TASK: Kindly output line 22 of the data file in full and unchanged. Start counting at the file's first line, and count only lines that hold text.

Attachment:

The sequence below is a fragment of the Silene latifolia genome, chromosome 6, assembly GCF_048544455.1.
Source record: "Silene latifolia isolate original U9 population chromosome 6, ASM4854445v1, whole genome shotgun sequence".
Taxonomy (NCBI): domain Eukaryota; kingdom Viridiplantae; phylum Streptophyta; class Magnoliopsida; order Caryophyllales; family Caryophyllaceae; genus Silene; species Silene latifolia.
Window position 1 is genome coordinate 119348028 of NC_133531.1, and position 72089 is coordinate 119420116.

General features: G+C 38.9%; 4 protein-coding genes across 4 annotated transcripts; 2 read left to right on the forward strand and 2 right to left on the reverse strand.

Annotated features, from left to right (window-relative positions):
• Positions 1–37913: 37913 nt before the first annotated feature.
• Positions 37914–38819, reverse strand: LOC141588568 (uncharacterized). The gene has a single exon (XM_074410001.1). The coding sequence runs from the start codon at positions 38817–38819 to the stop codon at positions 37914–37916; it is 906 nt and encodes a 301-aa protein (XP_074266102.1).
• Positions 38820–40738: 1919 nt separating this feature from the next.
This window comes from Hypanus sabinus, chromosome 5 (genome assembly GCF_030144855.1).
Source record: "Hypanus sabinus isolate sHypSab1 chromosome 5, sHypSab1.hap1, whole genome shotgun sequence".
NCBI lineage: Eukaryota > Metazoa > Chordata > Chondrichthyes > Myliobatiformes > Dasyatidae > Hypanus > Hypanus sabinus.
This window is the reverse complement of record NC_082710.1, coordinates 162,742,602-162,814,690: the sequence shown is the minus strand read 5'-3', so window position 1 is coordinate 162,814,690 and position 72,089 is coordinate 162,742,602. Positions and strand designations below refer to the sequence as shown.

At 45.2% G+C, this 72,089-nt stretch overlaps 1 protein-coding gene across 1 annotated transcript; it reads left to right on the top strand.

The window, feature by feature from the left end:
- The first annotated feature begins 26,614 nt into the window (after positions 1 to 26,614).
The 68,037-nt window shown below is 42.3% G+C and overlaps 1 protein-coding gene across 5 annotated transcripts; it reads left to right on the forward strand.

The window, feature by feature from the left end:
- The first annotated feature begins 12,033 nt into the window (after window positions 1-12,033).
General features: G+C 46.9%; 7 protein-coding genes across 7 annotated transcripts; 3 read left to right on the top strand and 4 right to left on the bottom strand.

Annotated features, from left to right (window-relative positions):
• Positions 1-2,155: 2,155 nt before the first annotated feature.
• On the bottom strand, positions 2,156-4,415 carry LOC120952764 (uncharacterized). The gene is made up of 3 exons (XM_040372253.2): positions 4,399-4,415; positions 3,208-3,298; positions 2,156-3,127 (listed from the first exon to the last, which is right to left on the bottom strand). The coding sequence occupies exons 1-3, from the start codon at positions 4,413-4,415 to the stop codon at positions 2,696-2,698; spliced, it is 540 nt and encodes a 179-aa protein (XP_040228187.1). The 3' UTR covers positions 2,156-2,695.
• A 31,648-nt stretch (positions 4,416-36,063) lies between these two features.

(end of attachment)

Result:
• Positions 1-2,155: 2,155 nt before the first annotated feature.